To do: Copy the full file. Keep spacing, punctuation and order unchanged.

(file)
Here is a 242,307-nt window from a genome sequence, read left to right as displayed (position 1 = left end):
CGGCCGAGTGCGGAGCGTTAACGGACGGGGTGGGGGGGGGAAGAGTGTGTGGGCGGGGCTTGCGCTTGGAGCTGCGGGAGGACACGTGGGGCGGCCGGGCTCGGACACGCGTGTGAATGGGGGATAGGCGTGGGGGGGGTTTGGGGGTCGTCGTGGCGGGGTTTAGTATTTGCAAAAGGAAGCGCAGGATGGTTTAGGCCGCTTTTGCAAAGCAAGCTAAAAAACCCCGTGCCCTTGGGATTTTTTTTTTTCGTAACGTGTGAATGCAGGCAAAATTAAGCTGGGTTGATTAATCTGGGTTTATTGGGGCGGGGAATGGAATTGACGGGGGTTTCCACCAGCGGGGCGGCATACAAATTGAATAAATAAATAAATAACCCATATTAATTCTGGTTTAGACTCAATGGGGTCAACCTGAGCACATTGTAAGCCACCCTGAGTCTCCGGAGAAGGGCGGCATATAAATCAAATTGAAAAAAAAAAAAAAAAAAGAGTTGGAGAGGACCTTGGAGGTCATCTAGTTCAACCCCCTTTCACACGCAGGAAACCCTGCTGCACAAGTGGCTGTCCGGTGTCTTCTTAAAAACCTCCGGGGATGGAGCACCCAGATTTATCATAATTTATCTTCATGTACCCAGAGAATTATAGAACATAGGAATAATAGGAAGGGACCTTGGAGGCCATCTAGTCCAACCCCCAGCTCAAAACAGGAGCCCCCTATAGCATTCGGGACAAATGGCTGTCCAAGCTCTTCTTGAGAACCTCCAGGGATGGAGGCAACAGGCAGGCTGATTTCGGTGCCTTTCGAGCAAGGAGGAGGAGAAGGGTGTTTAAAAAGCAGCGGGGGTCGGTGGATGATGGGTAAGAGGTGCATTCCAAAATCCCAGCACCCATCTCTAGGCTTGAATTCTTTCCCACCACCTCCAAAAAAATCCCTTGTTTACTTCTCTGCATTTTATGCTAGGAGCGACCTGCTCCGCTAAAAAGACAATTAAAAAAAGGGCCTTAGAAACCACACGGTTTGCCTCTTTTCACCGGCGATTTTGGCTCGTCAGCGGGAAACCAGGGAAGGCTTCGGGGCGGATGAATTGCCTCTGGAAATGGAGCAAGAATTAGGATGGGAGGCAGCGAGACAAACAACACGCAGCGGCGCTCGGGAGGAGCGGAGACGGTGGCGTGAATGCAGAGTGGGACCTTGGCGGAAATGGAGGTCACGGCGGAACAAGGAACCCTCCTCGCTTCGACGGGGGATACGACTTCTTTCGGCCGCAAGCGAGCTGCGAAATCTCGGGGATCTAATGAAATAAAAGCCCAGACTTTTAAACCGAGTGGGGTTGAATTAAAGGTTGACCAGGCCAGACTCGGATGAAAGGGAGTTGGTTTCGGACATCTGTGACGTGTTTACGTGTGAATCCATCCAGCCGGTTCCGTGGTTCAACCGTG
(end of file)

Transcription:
Here is a 242,307-nt window from a genome sequence, read left to right as displayed (position 1 = left end):
CGGCCGAGTGCGGAGCGTTAACGGACGGGGTGGGGGGGGGAAGAGTGTGTGGGCGGGGCTTGCGCTTGGAGCTGCGGGAGGACACGTGGGGCGGCCGGGCTCGGACACGCGTGTGAATGGGGGATAGGCGTGGGGGGGGTTTGGGGGTCGTCGTGGCGGGGTTTAGTATTTGCAAAAGGAAGCGCAGGATGGTTTAGGCCGCTTTTGCAAAGCAAGCTAAAAAACCCCGTGCCCTTGGGATTTTTTTTTTTCGTAACGTGTGAATGCAGGCAAAATTAAGCTGGGTTGATTAATCTGGGTTTATTGGGGCGGGGAATGGAATTGACGGGGGTTTCCACCAGCGGGGCGGCATACAAATTGAATAAATAAATAAATAACCCATATTAATTCTGGTTTAGACTCAATGGGGTCAACCTGAGCACATTGTAAGCCACCCTGAGTCTCCGGAGAAGGGCGGCATATAAATCAAATTGAAAAAAAAAAAAAAAAAAGAGTTGGAGAGGACCTTGGAGGTCATCTAGTTCAACCCCCTTTCACACGCAGGAAACCCTGCTGCACAAGTGGCTGTCCGGTGTCTTCTTAAAAACCTCCGGGGATGGAGCACCCAGATTTATCATAATTTATCTTCATGTACCCAGAGAATTATAGAACATAGGAATAATAGGAAGGGACCTTGGAGGCCATCTAGTCCAACCCCCAGCTCAAAACAGGAGCCCCCTATAGCATTCGGGACAAATGGCTGTCCAAGCTCTTCTTGAGAACCTCCAGGGATGGAGGCAACAGGCAGGCTGATTTCGGTGCCTTTCGAGCAAGGAGGAGGAGAAGGGTGTTTAAAAAGCAGCGGGGGTCGGTGGATGATGGGTAAGAGGTGCATTCCAAAATCCCAGCACCCATCTCTAGGCTTGAATTCTTTCCCACCACCTCCAAAAAAATCCCTTGTTTACTTCTCTGCATTTTATGCTAGGAGCGACCTGCTCCGCTAAAAAGACAATTAAAAAAAGGGCCTTAGAAACCACACGGTTTGCCTCTTTTCACCGGCGATTTTGGCTCGTCAGCGGGAAACCAGGGAAGGCTTCGGGGCGGATGAATTGCCTCTGGAAATGGAGCAAGAATTAGGATGGGAGGCAGCGAGACAAACAACACGCAGCGGCGCTCGGGAGGAGCGGAGACGGTGGCGTGAATGCAGAGTGGGACCTTGGCGGAAATGGAGGTCACGGCGGAACAAGGAACCCTCCTCGCTTCGACGGGGGATACGACTTCTTTCGGCCGCAAGCGAGCTGCGAAATCTCGGGGATCTAATGAAATAAAAGCCCAGACTTTTAAACCGAGTGGGGTTGAATTAAAGGTTGACCAGGCCAGACTCGGATGAAAGGGAGTTGGTTTCGGACATCTGTGACGTGTTTACGTGTGAATCCATCCAGCCGGTTCCGTGGTTCAACCGTG